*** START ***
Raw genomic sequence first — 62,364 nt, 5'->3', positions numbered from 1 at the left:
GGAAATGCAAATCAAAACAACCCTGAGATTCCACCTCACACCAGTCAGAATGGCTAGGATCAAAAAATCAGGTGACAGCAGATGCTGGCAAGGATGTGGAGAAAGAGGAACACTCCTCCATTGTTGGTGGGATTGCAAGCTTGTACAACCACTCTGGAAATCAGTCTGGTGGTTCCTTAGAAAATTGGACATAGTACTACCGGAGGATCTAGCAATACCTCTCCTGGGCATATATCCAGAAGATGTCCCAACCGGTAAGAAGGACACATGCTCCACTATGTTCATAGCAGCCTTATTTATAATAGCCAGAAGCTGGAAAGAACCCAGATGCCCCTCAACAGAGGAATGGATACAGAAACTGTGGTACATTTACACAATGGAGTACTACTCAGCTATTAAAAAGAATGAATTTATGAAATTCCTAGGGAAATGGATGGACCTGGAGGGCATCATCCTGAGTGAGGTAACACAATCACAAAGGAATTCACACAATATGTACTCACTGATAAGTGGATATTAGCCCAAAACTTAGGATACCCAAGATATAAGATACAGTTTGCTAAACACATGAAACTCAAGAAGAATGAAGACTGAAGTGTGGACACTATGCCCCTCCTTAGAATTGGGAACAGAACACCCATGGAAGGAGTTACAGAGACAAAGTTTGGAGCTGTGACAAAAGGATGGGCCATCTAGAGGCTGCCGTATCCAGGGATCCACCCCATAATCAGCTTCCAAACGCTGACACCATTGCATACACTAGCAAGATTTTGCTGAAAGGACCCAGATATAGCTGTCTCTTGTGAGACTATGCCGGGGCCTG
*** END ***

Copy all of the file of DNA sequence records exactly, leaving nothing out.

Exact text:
Raw genomic sequence first — 62,364 nt, 5'->3', positions numbered from 1 at the left:
GGAAATGCAAATCAAAACAACCCTGAGATTCCACCTCACACCAGTCAGAATGGCTAGGATCAAAAAATCAGGTGACAGCAGATGCTGGCAAGGATGTGGAGAAAGAGGAACACTCCTCCATTGTTGGTGGGATTGCAAGCTTGTACAACCACTCTGGAAATCAGTCTGGTGGTTCCTTAGAAAATTGGACATAGTACTACCGGAGGATCTAGCAATACCTCTCCTGGGCATATATCCAGAAGATGTCCCAACCGGTAAGAAGGACACATGCTCCACTATGTTCATAGCAGCCTTATTTATAATAGCCAGAAGCTGGAAAGAACCCAGATGCCCCTCAACAGAGGAATGGATACAGAAACTGTGGTACATTTACACAATGGAGTACTACTCAGCTATTAAAAAGAATGAATTTATGAAATTCCTAGGGAAATGGATGGACCTGGAGGGCATCATCCTGAGTGAGGTAACACAATCACAAAGGAATTCACACAATATGTACTCACTGATAAGTGGATATTAGCCCAAAACTTAGGATACCCAAGATATAAGATACAGTTTGCTAAACACATGAAACTCAAGAAGAATGAAGACTGAAGTGTGGACACTATGCCCCTCCTTAGAATTGGGAACAGAACACCCATGGAAGGAGTTACAGAGACAAAGTTTGGAGCTGTGACAAAAGGATGGGCCATCTAGAGGCTGCCGTATCCAGGGATCCACCCCATAATCAGCTTCCAAACGCTGACACCATTGCATACACTAGCAAGATTTTGCTGAAAGGACCCAGATATAGCTGTCTCTTGTGAGACTATGCCGGGGCCTG